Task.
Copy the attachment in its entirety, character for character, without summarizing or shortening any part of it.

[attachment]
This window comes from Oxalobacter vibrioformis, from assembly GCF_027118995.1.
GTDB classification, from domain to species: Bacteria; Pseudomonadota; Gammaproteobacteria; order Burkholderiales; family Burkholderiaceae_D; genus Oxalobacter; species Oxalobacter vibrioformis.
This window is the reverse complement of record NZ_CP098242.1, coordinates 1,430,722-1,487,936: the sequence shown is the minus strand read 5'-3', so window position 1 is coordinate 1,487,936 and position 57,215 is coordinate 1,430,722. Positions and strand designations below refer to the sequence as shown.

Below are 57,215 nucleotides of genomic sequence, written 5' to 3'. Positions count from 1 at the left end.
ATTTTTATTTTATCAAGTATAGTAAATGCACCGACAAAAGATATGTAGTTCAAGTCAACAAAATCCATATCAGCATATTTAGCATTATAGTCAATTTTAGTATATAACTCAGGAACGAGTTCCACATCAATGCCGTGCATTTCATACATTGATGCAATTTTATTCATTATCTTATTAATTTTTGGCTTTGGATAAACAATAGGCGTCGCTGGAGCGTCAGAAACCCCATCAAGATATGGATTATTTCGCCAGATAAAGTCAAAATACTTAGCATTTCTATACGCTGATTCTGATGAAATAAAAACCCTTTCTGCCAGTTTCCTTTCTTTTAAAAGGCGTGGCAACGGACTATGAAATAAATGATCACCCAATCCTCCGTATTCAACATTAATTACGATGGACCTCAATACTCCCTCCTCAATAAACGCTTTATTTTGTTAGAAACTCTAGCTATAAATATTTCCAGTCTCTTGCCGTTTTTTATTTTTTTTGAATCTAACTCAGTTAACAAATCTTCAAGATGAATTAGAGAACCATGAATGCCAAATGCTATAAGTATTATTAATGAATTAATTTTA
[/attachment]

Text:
This window comes from Oxalobacter vibrioformis, from assembly GCF_027118995.1.
GTDB classification, from domain to species: Bacteria; Pseudomonadota; Gammaproteobacteria; order Burkholderiales; family Burkholderiaceae_D; genus Oxalobacter; species Oxalobacter vibrioformis.
This window is the reverse complement of record NZ_CP098242.1, coordinates 1,430,722-1,487,936: the sequence shown is the minus strand read 5'-3', so window position 1 is coordinate 1,487,936 and position 57,215 is coordinate 1,430,722. Positions and strand designations below refer to the sequence as shown.

Below are 57,215 nucleotides of genomic sequence, written 5' to 3'. Positions count from 1 at the left end.
ATTTTTATTTTATCAAGTATAGTAAATGCACCGACAAAAGATATGTAGTTCAAGTCAACAAAATCCATATCAGCATATTTAGCATTATAGTCAATTTTAGTATATAACTCAGGAACGAGTTCCACATCAATGCCGTGCATTTCATACATTGATGCAATTTTATTCATTATCTTATTAATTTTTGGCTTTGGATAAACAATAGGCGTCGCTGGAGCGTCAGAAACCCCATCAAGATATGGATTATTTCGCCAGATAAAGTCAAAATACTTAGCATTTCTATACGCTGATTCTGATGAAATAAAAACCCTTTCTGCCAGTTTCCTTTCTTTTAAAAGGCGTGGCAACGGACTATGAAATAAATGATCACCCAATCCTCCGTATTCAACATTAATTACGATGGACCTCAATACTCCCTCCTCAATAAACGCTTTATTTTGTTAGAAACTCTAGCTATAAATATTTCCAGTCTCTTGCCGTTTTTTATTTTTTTTGAATCTAACTCAGTTAACAAATCTTCAAGATGAATTAGAGAACCATGAATGCCAAATGCTATAAGTATTATTAATGAATTAATTTTA